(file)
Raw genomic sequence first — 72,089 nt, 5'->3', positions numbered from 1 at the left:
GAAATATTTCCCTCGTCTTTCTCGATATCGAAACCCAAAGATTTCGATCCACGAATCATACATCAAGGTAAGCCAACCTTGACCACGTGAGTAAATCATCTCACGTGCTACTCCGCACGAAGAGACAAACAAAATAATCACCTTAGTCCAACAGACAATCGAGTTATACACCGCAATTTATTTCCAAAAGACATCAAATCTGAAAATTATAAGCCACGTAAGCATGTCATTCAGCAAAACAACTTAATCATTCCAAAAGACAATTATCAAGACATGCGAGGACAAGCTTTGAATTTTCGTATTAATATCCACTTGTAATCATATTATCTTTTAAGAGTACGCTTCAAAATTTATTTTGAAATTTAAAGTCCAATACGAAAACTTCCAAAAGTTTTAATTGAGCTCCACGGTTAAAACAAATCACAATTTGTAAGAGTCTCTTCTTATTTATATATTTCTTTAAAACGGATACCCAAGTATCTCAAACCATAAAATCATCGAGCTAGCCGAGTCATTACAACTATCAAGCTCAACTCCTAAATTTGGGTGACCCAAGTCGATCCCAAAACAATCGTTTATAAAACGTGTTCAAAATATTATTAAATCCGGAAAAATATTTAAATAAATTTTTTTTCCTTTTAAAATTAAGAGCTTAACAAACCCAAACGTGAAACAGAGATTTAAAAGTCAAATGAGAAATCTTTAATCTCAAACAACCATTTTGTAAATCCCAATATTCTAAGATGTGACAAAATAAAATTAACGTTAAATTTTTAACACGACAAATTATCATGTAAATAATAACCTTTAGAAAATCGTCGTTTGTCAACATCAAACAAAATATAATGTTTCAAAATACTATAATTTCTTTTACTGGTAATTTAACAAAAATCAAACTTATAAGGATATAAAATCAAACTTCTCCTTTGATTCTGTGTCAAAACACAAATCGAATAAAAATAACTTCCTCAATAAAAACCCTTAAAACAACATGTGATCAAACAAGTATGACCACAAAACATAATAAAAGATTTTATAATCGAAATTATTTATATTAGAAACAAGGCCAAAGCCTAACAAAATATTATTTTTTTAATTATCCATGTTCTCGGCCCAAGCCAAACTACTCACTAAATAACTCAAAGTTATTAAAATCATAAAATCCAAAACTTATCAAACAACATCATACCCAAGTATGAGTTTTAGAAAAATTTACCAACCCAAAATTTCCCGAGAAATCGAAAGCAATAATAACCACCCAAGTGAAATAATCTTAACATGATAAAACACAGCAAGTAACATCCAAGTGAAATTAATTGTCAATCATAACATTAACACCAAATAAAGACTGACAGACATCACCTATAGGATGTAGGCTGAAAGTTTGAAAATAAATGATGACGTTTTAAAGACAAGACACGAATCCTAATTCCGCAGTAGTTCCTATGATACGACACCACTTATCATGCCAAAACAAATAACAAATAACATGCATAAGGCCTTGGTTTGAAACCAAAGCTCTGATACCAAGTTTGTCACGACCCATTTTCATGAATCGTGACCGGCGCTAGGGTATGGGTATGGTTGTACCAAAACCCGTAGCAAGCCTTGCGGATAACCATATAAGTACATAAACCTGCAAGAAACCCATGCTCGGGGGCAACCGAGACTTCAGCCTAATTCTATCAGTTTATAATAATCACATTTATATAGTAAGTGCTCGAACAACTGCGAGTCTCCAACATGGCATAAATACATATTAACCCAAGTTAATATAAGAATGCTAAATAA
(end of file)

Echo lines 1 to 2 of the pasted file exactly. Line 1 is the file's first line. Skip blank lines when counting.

Raw genomic sequence first — 72,089 nt, 5'->3', positions numbered from 1 at the left:
GAAATATTTCCCTCGTCTTTCTCGATATCGAAACCCAAAGATTTCGATCCACGAATCATACATCAAGGTAAGCCAACCTTGACCACGTGAGTAAATCATCTCACGTGCTACTCCGCACGAAGAGACAAACAAAATAATCACCTTAGTCCAACAGACAATCGAGTTATACACCGCAATTTATTTCCAAAAGACATCAAATCTGAAAATTATAAGCCACGTAAGCATGTCATTCAGCAAAACAACTTAATCATTCCAAAAGACAATTATCAAGACATGCGAGGACAAGCTTTGAATTTTCGTATTAATATCCACTTGTAATCATATTATCTTTTAAGAGTACGCTTCAAAATTTATTTTGAAATTTAAAGTCCAATACGAAAACTTCCAAAAGTTTTAATTGAGCTCCACGGTTAAAACAAATCACAATTTGTAAGAGTCTCTTCTTATTTATATATTTCTTTAAAACGGATACCCAAGTATCTCAAACCATAAAATCATCGAGCTAGCCGAGTCATTACAACTATCAAGCTCAACTCCTAAATTTGGGTGACCCAAGTCGATCCCAAAACAATCGTTTATAAAACGTGTTCAAAATATTATTAAATCCGGAAAAATATTTAAATAAATTTTTTTTCCTTTTAAAATTAAGAGCTTAACAAACCCAAACGTGAAACAGAGATTTAAAAGTCAAATGAGAAATCTTTAATCTCAAACAACCATTTTGTAAATCCCAATATTCTAAGATGTGACAAAATAAAATTAACGTTAAATTTTTAACACGACAAATTATCATGTAAATAATAACCTTTAGAAAATCGTCGTTTGTCAACATCAAACAAAATATAATGTTTCAAAATACTATAATTTCTTTTACTGGTAATTTAACAAAAATCAAACTTATAAGGATATAAAATCAAACTTCTCCTTTGATTCTGTGTCAAAACACAAATCGAATAAAAATAACTTCCTCAATAAAAACCCTTAAAACAACATGTGATCAAACAAGTATGACCACAAAACATAATAAAAGATTTTATAATCGAAATTATTTATATTAGAAACAAGGCCAAAGCCTAACAAAATATTATTTTTTTAATTATCCATGTTCTCGGCCCAAGCCAAACTACTCACTAAATAACTCAAAGTTATTAAAATCATAAAATCCAAAACTTATCAAACAACATCATACCCAAGTATGAGTTTTAGAAAAATTTACCAACCCAAAATTTCCCGAGAAATCGAAAGCAATAATAACCACCCAAGTGAAATAATCTTAACATGATAAAACACAGCAAGTAACATCCAAGTGAAATTAATTGTCAATCATAACATTAACACCAAATAAAGACTGACAGACATCACCTATAGGATGTAGGCTGAAAGTTTGAAAATAAATGATGACGTTTTAAAGACAAGACACGAATCCTAATTCCGCAGTAGTTCCTATGATACGACACCACTTATCATGCCAAAACAAATAACAAATAACATGCATAAGGCCTTGGTTTGAAACCAAAGCTCTGATACCAAGTTTGTCACGACCCATTTTCATGAATCGTGACCGGCGCTAGGGTATGGGTATGGTTGTACCAAAACCCGTAGCAAGCCTTGCGGATAACCATATAAGTACATAAACCTGCAAGAAACCCATGCTCGGGGGCAACCGAGACTTCAGCCTAATTCTATCAGTTTATAATAATCACATTTATATAGTAAGTGCTCGAACAACTGCGAGTCTCCAACATGGCATAAATACATATTAACCCAAGTTAATATAAGAATGCTAAATAA